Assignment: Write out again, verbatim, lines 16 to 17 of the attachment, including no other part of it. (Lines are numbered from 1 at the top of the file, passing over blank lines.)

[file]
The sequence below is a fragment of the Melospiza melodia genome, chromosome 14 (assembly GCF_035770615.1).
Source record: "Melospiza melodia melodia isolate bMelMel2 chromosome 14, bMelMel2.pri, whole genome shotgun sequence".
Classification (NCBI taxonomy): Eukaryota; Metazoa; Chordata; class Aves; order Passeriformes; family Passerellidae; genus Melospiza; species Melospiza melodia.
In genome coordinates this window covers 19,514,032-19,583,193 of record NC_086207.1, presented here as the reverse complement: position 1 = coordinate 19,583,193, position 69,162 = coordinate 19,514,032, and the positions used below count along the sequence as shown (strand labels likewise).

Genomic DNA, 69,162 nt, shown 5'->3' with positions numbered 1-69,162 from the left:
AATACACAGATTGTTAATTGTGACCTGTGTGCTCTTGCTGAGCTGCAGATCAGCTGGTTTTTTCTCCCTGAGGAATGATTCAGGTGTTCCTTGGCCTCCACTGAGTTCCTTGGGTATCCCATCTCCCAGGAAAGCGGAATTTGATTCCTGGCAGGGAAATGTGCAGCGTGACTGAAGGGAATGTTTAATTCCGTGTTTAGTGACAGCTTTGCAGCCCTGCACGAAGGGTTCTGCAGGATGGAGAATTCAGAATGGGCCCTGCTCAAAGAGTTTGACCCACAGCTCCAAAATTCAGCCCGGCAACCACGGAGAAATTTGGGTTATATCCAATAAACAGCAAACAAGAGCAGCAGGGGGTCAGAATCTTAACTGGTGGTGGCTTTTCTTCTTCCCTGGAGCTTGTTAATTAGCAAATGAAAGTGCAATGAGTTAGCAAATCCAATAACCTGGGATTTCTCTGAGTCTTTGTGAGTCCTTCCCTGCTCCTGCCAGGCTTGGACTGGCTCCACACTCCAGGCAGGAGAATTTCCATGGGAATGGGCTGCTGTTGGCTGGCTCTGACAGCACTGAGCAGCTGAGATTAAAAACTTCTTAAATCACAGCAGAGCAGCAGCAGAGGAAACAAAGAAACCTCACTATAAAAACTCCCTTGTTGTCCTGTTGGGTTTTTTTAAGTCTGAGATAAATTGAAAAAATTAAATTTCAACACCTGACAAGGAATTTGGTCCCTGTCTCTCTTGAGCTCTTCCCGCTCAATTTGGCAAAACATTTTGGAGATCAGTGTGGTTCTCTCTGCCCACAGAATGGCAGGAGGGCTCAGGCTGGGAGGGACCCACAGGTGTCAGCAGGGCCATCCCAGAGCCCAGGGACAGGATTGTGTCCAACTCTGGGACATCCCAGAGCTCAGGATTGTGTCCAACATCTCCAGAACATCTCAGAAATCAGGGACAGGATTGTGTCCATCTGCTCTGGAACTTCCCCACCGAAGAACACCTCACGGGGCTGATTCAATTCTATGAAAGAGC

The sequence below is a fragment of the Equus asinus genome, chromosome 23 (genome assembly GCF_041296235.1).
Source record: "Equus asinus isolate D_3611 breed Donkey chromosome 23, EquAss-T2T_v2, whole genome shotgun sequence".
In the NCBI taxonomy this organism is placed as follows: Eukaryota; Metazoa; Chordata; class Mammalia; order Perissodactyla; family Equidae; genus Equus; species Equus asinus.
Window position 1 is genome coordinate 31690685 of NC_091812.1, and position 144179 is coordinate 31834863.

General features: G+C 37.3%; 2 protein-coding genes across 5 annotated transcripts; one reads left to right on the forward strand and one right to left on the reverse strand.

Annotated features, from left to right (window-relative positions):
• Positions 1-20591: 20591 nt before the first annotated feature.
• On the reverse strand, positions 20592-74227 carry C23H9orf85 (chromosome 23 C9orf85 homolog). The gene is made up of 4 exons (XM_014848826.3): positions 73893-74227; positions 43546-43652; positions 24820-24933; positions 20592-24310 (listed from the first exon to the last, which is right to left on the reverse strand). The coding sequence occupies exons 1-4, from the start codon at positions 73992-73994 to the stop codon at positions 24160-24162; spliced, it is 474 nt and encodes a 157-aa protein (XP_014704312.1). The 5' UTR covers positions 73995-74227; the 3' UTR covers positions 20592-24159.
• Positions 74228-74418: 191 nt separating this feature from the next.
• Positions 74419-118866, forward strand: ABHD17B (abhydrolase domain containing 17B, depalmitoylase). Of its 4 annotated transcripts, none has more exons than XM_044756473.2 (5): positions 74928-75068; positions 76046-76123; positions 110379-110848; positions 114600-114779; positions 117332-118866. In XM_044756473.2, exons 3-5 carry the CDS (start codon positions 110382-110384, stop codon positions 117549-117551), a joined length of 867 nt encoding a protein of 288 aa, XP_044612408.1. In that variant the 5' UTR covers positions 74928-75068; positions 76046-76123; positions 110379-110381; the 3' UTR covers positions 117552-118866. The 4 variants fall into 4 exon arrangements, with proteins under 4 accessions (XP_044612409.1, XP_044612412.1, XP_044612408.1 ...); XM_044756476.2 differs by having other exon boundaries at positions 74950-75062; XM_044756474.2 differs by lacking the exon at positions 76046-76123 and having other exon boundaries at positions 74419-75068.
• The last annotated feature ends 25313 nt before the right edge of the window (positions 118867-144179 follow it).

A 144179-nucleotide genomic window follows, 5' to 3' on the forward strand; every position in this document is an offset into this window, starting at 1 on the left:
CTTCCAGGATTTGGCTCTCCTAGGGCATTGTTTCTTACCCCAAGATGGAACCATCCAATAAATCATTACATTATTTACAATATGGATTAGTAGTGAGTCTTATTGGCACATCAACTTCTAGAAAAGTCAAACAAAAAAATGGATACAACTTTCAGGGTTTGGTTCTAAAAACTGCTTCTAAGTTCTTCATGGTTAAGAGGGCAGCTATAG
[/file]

• Positions 74419-118866, forward strand: ABHD17B (abhydrolase domain containing 17B, depalmitoylase). Of its 4 annotated transcripts, none has more exons than XM_044756473.2 (5): positions 74928-75068; positions 76046-76123; positions 110379-110848; positions 114600-114779; positions 117332-118866. In XM_044756473.2, exons 3-5 carry the CDS (start codon positions 110382-110384, stop codon positions 117549-117551), a joined length of 867 nt encoding a protein of 288 aa, XP_044612408.1. In that variant the 5' UTR covers positions 74928-75068; positions 76046-76123; positions 110379-110381; the 3' UTR covers positions 117552-118866. The 4 variants fall into 4 exon arrangements, with proteins under 4 accessions (XP_044612409.1, XP_044612412.1, XP_044612408.1 ...); XM_044756476.2 differs by having other exon boundaries at positions 74950-75062; XM_044756474.2 differs by lacking the exon at positions 76046-76123 and having other exon boundaries at positions 74419-75068.
• The last annotated feature ends 25313 nt before the right edge of the window (positions 118867-144179 follow it).